Can the Five Factor Model of Personality Account for the Variability of Autism Symptom Expression? Multivariate Approaches to Behavioral Phenotyping in Adult Autism Spectrum Disorder
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The present study aimed to: determine the extent to which the five factor model of personality (FFM) accounts for variability in autism spectrum disorder (ASD) symptomatology in adults, examine differences in average FFM personality traits of adults with and without ASD and identify distinct behavioral phenotypes within ASD. Adults (N = 828; nASD = 364) completed an online survey with an autism trait questionnaire and an FFM personality questionnaire. FFM facets accounted for 70 % of variance in autism trait scores. Neuroticism positively correlated with autism symptom severity, while extraversion, openness to experience, agreeableness, and conscientiousness negatively correlated with autism symptom severity. Four FFM subtypes emerged within adults with ASD, with three subtypes characterized by high neuroticism and none characterized by lower-than-average neuroticism.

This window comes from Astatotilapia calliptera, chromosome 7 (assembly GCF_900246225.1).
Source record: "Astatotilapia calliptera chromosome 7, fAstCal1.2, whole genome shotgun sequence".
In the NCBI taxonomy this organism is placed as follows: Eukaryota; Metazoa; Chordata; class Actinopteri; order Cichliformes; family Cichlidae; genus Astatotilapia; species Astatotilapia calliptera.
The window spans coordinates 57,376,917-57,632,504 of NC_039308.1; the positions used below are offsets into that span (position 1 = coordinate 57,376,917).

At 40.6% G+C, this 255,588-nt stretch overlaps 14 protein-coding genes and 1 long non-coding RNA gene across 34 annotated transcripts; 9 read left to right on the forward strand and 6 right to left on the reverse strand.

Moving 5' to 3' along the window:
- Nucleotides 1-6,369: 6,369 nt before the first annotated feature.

KeywordsFive factor model of personality Adults with autism Autism Big 5 Autism spectrum disorder Subtypes of autism
This study was supported by an award from the Philip and Aida Siff Educational Foundation.
BS and JW conceived of the study and SK participated in its design, BS coordinated and conducted the study, then performed the measurement and statistical analyses, and drafted the manuscript; BS and JW participated in the interpretation of the data; SK and JW participated in editing the manuscript. All authors read and approved the final manuscript.
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